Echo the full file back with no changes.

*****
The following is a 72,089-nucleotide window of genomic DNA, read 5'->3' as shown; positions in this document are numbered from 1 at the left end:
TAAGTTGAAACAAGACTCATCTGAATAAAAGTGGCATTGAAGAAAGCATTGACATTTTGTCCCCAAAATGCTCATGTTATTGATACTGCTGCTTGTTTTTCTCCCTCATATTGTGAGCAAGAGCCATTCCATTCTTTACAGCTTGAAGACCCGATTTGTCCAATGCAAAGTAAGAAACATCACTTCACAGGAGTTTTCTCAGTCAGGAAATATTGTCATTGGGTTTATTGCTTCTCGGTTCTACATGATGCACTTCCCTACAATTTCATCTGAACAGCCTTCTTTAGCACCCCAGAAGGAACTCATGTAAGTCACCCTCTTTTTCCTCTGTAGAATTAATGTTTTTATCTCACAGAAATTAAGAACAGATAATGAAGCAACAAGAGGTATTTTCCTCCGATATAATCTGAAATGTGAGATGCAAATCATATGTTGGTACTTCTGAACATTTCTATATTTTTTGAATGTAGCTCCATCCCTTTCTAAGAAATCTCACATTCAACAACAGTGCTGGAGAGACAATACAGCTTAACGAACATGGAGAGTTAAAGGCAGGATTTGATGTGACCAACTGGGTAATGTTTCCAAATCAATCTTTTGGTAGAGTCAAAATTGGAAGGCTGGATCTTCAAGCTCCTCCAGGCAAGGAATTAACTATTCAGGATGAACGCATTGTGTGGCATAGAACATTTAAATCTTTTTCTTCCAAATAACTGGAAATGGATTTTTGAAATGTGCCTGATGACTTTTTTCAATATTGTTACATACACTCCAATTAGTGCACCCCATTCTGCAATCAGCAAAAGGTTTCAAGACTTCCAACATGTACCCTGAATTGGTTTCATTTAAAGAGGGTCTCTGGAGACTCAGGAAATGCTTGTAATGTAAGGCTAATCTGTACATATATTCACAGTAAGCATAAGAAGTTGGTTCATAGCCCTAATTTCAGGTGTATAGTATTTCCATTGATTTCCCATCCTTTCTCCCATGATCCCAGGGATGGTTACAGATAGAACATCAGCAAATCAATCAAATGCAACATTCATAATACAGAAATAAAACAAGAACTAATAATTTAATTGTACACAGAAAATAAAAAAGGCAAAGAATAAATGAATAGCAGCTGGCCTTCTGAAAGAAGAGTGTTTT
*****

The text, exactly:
The following is a 72,089-nucleotide window of genomic DNA, read 5'->3' as shown; positions in this document are numbered from 1 at the left end:
TAAGTTGAAACAAGACTCATCTGAATAAAAGTGGCATTGAAGAAAGCATTGACATTTTGTCCCCAAAATGCTCATGTTATTGATACTGCTGCTTGTTTTTCTCCCTCATATTGTGAGCAAGAGCCATTCCATTCTTTACAGCTTGAAGACCCGATTTGTCCAATGCAAAGTAAGAAACATCACTTCACAGGAGTTTTCTCAGTCAGGAAATATTGTCATTGGGTTTATTGCTTCTCGGTTCTACATGATGCACTTCCCTACAATTTCATCTGAACAGCCTTCTTTAGCACCCCAGAAGGAACTCATGTAAGTCACCCTCTTTTTCCTCTGTAGAATTAATGTTTTTATCTCACAGAAATTAAGAACAGATAATGAAGCAACAAGAGGTATTTTCCTCCGATATAATCTGAAATGTGAGATGCAAATCATATGTTGGTACTTCTGAACATTTCTATATTTTTTGAATGTAGCTCCATCCCTTTCTAAGAAATCTCACATTCAACAACAGTGCTGGAGAGACAATACAGCTTAACGAACATGGAGAGTTAAAGGCAGGATTTGATGTGACCAACTGGGTAATGTTTCCAAATCAATCTTTTGGTAGAGTCAAAATTGGAAGGCTGGATCTTCAAGCTCCTCCAGGCAAGGAATTAACTATTCAGGATGAACGCATTGTGTGGCATAGAACATTTAAATCTTTTTCTTCCAAATAACTGGAAATGGATTTTTGAAATGTGCCTGATGACTTTTTTCAATATTGTTACATACACTCCAATTAGTGCACCCCATTCTGCAATCAGCAAAAGGTTTCAAGACTTCCAACATGTACCCTGAATTGGTTTCATTTAAAGAGGGTCTCTGGAGACTCAGGAAATGCTTGTAATGTAAGGCTAATCTGTACATATATTCACAGTAAGCATAAGAAGTTGGTTCATAGCCCTAATTTCAGGTGTATAGTATTTCCATTGATTTCCCATCCTTTCTCCCATGATCCCAGGGATGGTTACAGATAGAACATCAGCAAATCAATCAAATGCAACATTCATAATACAGAAATAAAACAAGAACTAATAATTTAATTGTACACAGAAAATAAAAAAGGCAAAGAATAAATGAATAGCAGCTGGCCTTCTGAAAGAAGAGTGTTTT